Requiem for Isis

It seems a strange way to honor my friend Isis—cleaning the house, because she was arguably a worse housekeeper even than I am, if such a thing is possible.  But that’s the thing about death, especially when it comes suddenly and unexpectedly.  It’s not just the sorrow and the grief, but that it seems to suddenly remove the ground from beneath your feet, leaving you hanging in a kind of vertigo, like those cartoons where the characters run off a cliff and hang in the air, legs pumping, for a long, long minute before they fall.  You need something to ground you, something simple and achievable, like doing the dishes and sweeping the floor.

Isis was my friend since we were both in high school, when she was Becky and I was Mimi.  For some reason, when I think of her in those days I always see her in a tree, hanging out in the branches on the grounds of our high school.  We were fifteen.  I had a pack of Tarot cards and a book I’d gotten at henna-haired Mrs. Larsen’s Bookstore down on Hollywood Boulevard.  Isis had a pack of cards, too.  No one ever taught us to read them—we just did, and then we got ourselves a booth at the Renaissance Faire.  It was a camping tent, really, hung with some filmy cloth, and I made myself a princess dress with a high waist out of iridescent gauze, and we told fortunes for days, and hung out with Witches and beadmakers and potters.  Isis was smart and funny and cynical and fearless, a round, bossy girl with milk chocolate skin and a huge smile—a smile that always made you think she knew some

Isis went off to college at Antioch and I somehow ended up stuck in LA, going to UCLA and living in a frat house turned commune, in one big room with nine people.  My boyfriend and I shared the closet together.  Isis came to visit once; I could tell she didn’t approve of my lifestyle, which really had little about it to approve of.  We didn’t talk for a long time, but finally reconnected, I think, at our High School 10th class reunion.  By then I had cleaned up my act, ditched the drugs and the boyfriend and actually had a book scheduled to be published.  I had also become Starhawk, and she had become Isis.  We’d each found our way to the Goddess, on separate paths, but we became friends again.  I remember walks in the park when her daughter Morgan was a baby, with our big dog Arnold washing Morgan’s face with his tongue as she sat in her stroller.  The baby didn’t seem to mind, and neither did Isis.  Isis came to Witch camp–the first we ever did.  Morgan was around four, then, and we went climbing on the rocks to look at the tide pools.  “Hold my hand, and you won’t fall,” Morgan told me.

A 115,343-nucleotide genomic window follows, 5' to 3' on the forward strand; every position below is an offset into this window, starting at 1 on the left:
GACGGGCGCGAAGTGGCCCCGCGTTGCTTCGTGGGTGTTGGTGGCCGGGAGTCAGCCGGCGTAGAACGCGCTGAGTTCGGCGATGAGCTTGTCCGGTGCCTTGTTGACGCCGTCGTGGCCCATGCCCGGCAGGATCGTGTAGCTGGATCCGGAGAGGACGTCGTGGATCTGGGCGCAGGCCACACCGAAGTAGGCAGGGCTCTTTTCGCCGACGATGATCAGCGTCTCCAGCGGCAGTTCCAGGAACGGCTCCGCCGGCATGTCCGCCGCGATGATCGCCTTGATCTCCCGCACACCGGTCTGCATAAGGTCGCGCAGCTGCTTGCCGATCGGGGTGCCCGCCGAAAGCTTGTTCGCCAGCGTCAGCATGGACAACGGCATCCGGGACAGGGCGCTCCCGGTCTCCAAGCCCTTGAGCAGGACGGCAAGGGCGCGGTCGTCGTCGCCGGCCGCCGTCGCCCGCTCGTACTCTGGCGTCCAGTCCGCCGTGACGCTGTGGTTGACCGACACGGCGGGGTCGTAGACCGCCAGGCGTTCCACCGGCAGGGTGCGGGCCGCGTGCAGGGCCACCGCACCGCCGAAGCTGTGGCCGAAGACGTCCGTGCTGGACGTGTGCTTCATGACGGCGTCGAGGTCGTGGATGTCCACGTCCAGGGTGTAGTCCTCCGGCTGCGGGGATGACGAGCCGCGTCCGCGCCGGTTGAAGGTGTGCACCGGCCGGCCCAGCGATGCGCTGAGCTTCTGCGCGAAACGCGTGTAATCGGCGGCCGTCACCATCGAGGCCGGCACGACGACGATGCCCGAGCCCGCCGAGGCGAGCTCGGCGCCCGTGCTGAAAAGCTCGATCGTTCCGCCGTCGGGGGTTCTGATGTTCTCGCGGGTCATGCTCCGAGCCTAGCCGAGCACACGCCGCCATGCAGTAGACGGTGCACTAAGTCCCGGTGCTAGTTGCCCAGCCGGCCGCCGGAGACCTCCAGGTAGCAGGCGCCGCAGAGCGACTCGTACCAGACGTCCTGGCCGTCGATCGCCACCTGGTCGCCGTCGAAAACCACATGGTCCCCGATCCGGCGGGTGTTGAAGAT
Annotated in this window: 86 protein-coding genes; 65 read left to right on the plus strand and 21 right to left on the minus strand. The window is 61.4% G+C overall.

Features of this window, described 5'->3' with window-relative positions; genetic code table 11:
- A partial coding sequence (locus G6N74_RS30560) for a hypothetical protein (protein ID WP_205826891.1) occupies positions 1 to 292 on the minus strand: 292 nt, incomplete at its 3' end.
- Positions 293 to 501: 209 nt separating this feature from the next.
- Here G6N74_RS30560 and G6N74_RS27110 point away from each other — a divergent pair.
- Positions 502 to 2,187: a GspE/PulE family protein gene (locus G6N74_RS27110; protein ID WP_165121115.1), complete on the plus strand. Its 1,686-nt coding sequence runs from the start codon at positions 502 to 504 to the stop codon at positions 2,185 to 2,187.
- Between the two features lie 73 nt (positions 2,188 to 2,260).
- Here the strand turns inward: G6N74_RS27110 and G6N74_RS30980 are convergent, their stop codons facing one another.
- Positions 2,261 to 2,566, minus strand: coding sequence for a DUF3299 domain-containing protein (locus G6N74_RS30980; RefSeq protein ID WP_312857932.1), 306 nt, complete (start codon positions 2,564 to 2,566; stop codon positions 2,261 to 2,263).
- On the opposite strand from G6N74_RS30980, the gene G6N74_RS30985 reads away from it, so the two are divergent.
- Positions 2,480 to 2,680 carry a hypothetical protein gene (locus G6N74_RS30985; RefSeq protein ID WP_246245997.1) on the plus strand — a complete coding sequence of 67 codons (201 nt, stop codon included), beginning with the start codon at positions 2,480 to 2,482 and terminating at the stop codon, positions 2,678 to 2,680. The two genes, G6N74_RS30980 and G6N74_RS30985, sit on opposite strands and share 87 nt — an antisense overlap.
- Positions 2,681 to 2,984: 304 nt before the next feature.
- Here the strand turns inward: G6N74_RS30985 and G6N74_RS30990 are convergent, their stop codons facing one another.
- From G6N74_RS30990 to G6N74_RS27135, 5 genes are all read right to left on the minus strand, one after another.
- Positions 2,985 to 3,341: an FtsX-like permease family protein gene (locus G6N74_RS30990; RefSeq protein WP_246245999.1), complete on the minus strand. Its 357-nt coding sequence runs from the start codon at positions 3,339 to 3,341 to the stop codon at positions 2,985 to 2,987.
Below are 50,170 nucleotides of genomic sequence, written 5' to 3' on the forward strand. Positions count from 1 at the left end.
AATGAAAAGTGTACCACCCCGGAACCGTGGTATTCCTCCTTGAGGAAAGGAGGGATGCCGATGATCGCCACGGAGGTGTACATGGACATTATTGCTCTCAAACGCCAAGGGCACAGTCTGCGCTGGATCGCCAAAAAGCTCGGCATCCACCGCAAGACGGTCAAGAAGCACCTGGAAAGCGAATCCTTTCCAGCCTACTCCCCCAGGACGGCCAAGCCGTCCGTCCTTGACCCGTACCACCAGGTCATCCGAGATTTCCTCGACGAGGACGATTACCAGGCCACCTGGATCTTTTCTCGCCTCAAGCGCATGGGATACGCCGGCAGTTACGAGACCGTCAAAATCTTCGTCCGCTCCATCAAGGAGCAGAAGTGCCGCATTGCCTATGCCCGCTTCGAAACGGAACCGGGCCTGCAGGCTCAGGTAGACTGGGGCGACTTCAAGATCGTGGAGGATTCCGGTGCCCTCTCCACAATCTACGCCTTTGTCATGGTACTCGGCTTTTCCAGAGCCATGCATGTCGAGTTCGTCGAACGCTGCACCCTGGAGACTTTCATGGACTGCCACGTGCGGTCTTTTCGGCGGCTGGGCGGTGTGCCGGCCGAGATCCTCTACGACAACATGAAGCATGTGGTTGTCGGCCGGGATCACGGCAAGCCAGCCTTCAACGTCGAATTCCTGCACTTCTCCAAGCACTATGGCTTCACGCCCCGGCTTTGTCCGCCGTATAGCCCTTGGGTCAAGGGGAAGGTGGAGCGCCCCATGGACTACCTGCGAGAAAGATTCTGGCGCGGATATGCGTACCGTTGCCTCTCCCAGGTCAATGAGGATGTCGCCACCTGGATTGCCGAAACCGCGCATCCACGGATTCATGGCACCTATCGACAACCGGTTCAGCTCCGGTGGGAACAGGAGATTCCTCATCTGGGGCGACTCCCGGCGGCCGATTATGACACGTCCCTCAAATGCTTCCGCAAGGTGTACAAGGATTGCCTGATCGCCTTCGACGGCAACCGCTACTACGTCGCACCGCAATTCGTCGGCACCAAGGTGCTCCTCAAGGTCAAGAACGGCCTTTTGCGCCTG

Isis own mother died that summer, and she got the news at camp.  I remember her heartfelt grief, I see her crying with a wail that was like the essence of mourning.  And then she found solace with a hot naturopath, making the tent shake as she reconnected to the life force.  Isis didn’t hold back—neither her grief nor her love of life.

One thing I loved about Isis is that she never hesitated to tell me the truth.  She was one of the few people I let read my novels in draft, and I knew I could count on her to let me know if I went off track.  Johanna, in Walking to Mercury, is not Isis—that is, the facts of her relationship to Maya are not the facts of our lives.  But something of the emotional truth is there.  Once Isis had a draft of the book in her car, and her lover read it and got furious at her.

“You never told me that you and Starhawk were lovers!”

“We weren’t!”

“Don’t lie!  This is you!  You can’t tell me it isn’t you!”

I took that as a compliment.  We weren’t lovers, in the physical sense, but Isis is one of the people I dearly love.  I learned so much from her.  I learned to walk down the street and look people in the eye and smile and say, “How ‘ya doin?”  I learned how someone could face years of illness and pain with optimism and grace, and still take so much pleasure in life, even as her life grew more restricted.  She’s one of the people in my life who made me who I am.

I’m looking at one of her last Facebook Posts:

“I found out today that I’m happy.  No matter what happens, under it all, I’m just happy.  How great is that?!!!!”

Be happy, Isis, even as we are sad, so sad that you are no longer here to laugh with and scold us and give us that look.  Go shed that body of pain, and get ready for the next adventure.